I bought my first 16mm film in 1968. Not sure which feature I got first, but Goldiggers of 1933, the 1949 Mark of Zorro and Bride of Frankenstein were among the first acquisitions. Oops, off track. I moved to Minneapolis in late 1969 to work at the Tyrone Guthrie Theater. I ran the "Xanadu Film Festival" film society from 1971 to 1974 on the University of Minnesota campus. I invested that added income in more 16mm films, which we showed again and again at the society.
During my film buying of the early 1970s I came across several companies that openly sold 16mm films through catalogs -- Griggs Moviedrome (run by Robert E. Lee), Thunderbird Films (Tom Dunahoo), Em Gee Film Library (Murray Glass), Niles Films, Wonderland Films and of course Blackhawk Films. Wonderland sold a lot of copyrighted films they did not have the rights to sell, and some private individuals did that as well. Blackhawk had licensed films of Laurel and Hardy and Our Gang. But those other companies, particularly Griggs and Thunderbird, sold the same films month after month from negatives and they added to their catalogs with new releases. That is how I discovered public domain films.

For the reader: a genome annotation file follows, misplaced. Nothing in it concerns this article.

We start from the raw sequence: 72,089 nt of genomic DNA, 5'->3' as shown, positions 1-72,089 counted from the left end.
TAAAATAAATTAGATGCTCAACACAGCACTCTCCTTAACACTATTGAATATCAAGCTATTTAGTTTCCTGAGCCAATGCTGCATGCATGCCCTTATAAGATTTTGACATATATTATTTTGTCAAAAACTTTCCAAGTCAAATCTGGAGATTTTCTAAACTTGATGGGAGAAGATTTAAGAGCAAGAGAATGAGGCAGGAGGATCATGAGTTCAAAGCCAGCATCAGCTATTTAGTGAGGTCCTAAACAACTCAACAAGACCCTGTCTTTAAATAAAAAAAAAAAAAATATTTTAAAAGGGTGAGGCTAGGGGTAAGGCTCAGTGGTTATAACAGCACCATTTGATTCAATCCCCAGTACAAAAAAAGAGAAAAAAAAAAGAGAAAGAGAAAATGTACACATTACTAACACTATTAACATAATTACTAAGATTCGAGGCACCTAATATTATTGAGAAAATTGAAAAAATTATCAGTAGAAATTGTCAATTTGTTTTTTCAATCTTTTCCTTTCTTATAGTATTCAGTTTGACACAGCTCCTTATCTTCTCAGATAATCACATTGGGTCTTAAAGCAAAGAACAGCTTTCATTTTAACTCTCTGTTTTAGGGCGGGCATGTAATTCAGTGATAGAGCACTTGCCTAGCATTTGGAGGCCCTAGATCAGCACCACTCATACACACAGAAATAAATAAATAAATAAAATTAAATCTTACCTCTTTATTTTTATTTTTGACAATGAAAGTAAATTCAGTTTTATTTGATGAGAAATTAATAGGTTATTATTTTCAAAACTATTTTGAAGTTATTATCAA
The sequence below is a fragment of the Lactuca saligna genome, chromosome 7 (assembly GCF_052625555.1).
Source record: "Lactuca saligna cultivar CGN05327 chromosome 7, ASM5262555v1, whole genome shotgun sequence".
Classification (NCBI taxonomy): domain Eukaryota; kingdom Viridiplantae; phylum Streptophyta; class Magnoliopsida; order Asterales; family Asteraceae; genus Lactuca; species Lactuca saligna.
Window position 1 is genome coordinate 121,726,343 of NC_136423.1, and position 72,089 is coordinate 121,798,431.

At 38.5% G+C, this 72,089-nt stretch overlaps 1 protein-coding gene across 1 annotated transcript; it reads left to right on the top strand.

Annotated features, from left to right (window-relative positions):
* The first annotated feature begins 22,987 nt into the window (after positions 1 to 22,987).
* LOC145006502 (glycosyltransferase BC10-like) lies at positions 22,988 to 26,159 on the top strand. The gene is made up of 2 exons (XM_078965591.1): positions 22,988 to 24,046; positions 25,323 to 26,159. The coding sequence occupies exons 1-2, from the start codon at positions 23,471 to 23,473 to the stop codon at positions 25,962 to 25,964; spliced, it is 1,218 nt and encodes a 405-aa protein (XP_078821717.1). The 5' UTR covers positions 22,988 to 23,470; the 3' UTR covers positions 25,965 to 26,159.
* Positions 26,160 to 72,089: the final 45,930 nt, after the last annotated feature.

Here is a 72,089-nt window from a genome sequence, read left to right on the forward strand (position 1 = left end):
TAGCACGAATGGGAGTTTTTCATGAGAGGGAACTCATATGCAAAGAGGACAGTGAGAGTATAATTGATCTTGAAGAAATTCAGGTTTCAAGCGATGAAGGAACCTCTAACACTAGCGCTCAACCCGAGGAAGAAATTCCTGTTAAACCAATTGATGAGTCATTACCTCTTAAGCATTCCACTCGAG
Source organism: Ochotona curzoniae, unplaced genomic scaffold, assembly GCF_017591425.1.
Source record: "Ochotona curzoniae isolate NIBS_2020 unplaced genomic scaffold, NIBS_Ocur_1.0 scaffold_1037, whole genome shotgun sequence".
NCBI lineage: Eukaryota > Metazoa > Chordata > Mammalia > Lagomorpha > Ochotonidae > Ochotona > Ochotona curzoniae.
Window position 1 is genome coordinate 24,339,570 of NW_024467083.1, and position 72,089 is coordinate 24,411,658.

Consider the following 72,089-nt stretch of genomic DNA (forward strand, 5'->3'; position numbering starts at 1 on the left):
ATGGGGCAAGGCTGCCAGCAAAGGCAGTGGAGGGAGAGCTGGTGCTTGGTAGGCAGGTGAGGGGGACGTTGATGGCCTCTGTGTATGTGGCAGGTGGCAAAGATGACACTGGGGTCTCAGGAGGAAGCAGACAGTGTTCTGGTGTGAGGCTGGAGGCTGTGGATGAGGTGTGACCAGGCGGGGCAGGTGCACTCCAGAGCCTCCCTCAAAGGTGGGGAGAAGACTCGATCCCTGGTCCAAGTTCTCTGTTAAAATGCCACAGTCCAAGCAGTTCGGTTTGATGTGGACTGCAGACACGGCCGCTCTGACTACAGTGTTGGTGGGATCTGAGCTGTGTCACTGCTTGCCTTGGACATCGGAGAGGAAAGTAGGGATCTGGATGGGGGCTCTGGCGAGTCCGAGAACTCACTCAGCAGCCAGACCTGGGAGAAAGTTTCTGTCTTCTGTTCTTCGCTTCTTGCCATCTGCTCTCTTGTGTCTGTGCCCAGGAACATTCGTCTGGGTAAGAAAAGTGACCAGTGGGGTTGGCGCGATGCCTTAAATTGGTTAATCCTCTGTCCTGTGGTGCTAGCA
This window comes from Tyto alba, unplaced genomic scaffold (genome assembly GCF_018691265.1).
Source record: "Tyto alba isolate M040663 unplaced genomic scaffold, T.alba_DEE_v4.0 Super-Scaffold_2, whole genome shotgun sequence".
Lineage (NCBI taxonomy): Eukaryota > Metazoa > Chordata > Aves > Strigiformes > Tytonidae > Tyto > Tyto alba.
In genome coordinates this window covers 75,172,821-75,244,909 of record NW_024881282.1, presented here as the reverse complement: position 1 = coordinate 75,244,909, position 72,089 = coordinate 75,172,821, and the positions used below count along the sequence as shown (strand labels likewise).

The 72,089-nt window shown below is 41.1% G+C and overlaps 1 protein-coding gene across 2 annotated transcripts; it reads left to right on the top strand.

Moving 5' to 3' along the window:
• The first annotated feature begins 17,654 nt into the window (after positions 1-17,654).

On a parallel track and because I showed films on the University campus, I came to notice that many colleges taught film making or at least had basic film history courses. I had taken a few at the University of Wisconsin from 1964 to 1968. They used the same classics year after year like Birth of a Nation, Potemkin, Grand Illusion, The Great Train Robbery, A Trip to the Moon -- but they rented them with mixed results from Budget Films, Films Incorporated, Audio Brandon, Kit Parker Films and Swank Films. Before Video this was the only way to show films. However, prints were often scratched and worn out or incomplete or of poor quality.
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